Yeshiva, Chabad boards urged to take action

The new boards of Yeshivah-Beth Rivkah Schools Ltd and Chabad Institutions Victoria Ltd were urged this week to “act decisively" in relation to the findings of the Royal Commission into Institutional Responses to Child Sexual Abuse.

THE new boards of Yeshivah-Beth Rivkah Schools Ltd (YBRSL) and Chabad Institutions Victoria Ltd (CIVL) were urged this week to “act decisively and expeditiously to address those issues emanating from the Royal Commission into Institutional Responses to Child Sexual Abuse … so that the community can truly move forward from this stain”.

The elections of the boards – the first ever held, after a new constitution was adopted this year – are seen as a move towards transparency in the wake of the scathing findings of the Royal Commission, which slammed the way key Yeshivah leadership figures handled the crisis.

Welcoming the conclusion of the election process, child sexual abuse victims’ advocate Manny Waks called for the new boards to “take immediate and decisive action to end their association” with three individuals in particular, who he claimed had failed the victims: Rabbi Zvi Hirsch Telsner, who resigned as the Yeshivah Centre’s senior rabbi last year after admitting that his conduct towards victims and their families had not been in line with the values of Yeshivah, but who still performs religious leadership functions; Rabbi Chaim Tzvi Groner, the only member of the former board who did not resign and who holds a seat on both of the new boards; and Nechama Bendet, the former Yeshivah general manager and board member who remains in a senior management role.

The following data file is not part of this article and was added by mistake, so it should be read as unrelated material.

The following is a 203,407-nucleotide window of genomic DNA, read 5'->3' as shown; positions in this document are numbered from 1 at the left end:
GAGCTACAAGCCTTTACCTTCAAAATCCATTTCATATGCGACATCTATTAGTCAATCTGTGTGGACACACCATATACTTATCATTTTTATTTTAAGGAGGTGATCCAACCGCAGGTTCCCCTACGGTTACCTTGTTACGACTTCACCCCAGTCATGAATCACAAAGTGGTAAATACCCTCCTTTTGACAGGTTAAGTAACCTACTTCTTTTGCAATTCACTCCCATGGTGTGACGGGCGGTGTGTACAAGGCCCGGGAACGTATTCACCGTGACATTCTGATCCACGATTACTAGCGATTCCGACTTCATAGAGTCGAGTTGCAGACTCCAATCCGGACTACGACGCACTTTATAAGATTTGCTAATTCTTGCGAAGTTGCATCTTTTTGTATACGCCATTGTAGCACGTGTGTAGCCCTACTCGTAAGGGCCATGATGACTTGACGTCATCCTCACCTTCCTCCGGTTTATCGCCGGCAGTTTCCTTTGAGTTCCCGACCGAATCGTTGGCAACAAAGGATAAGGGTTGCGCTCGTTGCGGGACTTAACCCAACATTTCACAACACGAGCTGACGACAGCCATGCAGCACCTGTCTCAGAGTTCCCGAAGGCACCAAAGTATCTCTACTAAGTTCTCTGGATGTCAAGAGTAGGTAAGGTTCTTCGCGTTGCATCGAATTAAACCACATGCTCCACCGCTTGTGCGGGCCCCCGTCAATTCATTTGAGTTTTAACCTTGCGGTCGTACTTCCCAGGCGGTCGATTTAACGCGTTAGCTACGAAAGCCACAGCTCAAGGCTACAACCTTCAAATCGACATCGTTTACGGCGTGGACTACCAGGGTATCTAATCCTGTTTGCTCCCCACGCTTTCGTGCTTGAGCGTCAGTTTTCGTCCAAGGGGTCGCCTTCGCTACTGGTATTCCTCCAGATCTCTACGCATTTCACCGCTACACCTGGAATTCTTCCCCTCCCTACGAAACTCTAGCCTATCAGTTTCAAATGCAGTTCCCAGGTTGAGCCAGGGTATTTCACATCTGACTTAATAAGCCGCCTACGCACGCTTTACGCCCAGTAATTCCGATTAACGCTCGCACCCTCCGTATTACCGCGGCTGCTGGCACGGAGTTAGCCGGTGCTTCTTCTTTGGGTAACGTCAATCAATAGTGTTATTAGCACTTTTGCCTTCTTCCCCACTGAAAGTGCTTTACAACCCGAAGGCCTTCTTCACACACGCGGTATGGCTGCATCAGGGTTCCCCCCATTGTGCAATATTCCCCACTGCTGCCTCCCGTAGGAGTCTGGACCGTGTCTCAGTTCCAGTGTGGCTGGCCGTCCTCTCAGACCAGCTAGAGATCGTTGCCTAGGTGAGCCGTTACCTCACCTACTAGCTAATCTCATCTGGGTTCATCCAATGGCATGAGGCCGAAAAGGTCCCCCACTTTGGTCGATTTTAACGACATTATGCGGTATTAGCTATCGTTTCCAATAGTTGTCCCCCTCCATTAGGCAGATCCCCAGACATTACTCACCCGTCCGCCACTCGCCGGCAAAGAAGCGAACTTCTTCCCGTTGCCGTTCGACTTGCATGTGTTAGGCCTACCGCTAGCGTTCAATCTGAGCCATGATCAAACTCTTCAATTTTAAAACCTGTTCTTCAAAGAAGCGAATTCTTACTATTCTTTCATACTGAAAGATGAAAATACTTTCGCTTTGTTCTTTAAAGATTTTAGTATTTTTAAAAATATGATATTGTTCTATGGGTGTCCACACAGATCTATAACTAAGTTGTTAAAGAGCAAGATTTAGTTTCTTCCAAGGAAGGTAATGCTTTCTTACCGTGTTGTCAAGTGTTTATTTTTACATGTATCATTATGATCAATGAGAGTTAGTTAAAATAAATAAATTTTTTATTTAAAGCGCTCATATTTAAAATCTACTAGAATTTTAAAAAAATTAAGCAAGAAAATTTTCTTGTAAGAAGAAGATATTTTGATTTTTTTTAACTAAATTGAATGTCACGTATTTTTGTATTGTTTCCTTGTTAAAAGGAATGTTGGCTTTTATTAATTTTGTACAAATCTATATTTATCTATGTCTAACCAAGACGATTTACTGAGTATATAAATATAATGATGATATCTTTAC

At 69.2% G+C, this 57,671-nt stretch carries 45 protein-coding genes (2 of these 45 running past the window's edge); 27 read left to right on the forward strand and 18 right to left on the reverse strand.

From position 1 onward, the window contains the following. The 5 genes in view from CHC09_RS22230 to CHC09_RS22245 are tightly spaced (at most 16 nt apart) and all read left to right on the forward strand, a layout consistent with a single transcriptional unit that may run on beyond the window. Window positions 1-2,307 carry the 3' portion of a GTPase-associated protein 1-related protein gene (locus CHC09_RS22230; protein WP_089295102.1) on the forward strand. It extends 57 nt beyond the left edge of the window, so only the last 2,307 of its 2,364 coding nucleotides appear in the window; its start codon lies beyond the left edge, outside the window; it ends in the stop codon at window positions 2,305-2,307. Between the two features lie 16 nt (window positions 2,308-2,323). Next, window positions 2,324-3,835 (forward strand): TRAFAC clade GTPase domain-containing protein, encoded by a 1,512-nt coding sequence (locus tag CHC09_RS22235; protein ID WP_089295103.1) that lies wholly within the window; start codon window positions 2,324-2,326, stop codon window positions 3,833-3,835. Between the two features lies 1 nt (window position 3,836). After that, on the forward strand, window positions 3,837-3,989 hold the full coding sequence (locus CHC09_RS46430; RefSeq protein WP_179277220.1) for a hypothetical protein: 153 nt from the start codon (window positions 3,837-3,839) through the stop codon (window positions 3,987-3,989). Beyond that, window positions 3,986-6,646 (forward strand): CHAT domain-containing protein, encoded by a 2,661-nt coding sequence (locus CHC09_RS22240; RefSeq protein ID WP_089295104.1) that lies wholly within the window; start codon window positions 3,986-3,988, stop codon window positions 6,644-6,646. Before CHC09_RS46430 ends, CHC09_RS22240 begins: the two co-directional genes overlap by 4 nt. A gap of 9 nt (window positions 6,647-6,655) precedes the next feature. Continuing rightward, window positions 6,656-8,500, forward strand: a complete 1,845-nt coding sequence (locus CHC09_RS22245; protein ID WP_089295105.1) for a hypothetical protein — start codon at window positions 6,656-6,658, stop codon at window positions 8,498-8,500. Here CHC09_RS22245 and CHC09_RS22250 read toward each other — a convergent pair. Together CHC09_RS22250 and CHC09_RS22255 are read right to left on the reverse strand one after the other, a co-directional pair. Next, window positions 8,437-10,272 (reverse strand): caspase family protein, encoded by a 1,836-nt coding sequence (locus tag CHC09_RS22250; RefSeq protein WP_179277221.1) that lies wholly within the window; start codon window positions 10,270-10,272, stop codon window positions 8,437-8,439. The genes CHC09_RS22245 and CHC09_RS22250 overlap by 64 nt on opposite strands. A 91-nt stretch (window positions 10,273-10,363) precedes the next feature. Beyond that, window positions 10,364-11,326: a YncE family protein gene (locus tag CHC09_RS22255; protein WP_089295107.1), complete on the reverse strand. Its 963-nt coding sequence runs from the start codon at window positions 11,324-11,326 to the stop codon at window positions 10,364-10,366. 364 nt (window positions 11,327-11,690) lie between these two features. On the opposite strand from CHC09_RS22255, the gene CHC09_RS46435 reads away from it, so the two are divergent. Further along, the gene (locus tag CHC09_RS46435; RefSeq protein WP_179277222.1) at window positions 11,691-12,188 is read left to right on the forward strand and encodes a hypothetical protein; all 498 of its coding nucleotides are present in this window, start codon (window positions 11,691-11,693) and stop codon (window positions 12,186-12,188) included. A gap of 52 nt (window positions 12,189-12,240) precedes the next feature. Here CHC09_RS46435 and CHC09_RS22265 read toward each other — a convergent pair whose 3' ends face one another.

Responding to Waks’s call, Bendet yesterday told The AJN, “I vehemently deny that I breached any legal or moral obligation to victims of child sex abuse.

“The Royal Commission made no such finding about me. I have personally apologised and reached out to victims of child sexual abuse. I have also worked tirelessly with the Yeshivah Centre to give recognition to victims and to improve child protection practices. This includes supporting the implementation of the Redress Scheme and the Silent No More Panel, child protection policies, the Safeguarding Children Accreditation, and a comprehensive review of the governance structures which has resulted in all the trustees standing down and elections of boards.”

Rabbis Groner and Telsner did not respond to requests for comment.

Meanwhile, the future of Yeshivah-Beth Rivkah Colleges principal Rabbi Yehoshua Smukler seems a little less doubtful despite the election of Dr Debbie Herbst, a Yeshivah grandparent who earlier this year sent an email claiming there was a “systematic, endemic culture of bullying and workplace harassment” at the schools.

YBRSL denied the claims, and in the lead-up to the elections, concerns were expressed by a member of the YBRSL board that Herbst wanted Rabbi Smukler removed as principal.

However, this week, Herbst released a statement that appeared supportive of Rabbi Smukler, noting that over the past six years of his principalship, enrolments have grown. “As with any organisation that grows, issues arise, and it is our job as a board to work hard to ensure the best working and learning environment for all staff and students and to support the principal and the school leadership in every way that we can.”

Also elected to the YBRSL board were Rabbi Elisha Greenbaum, Rabbi Yonason Johnson, Dr Shana Reuben and Devora Herszberg.


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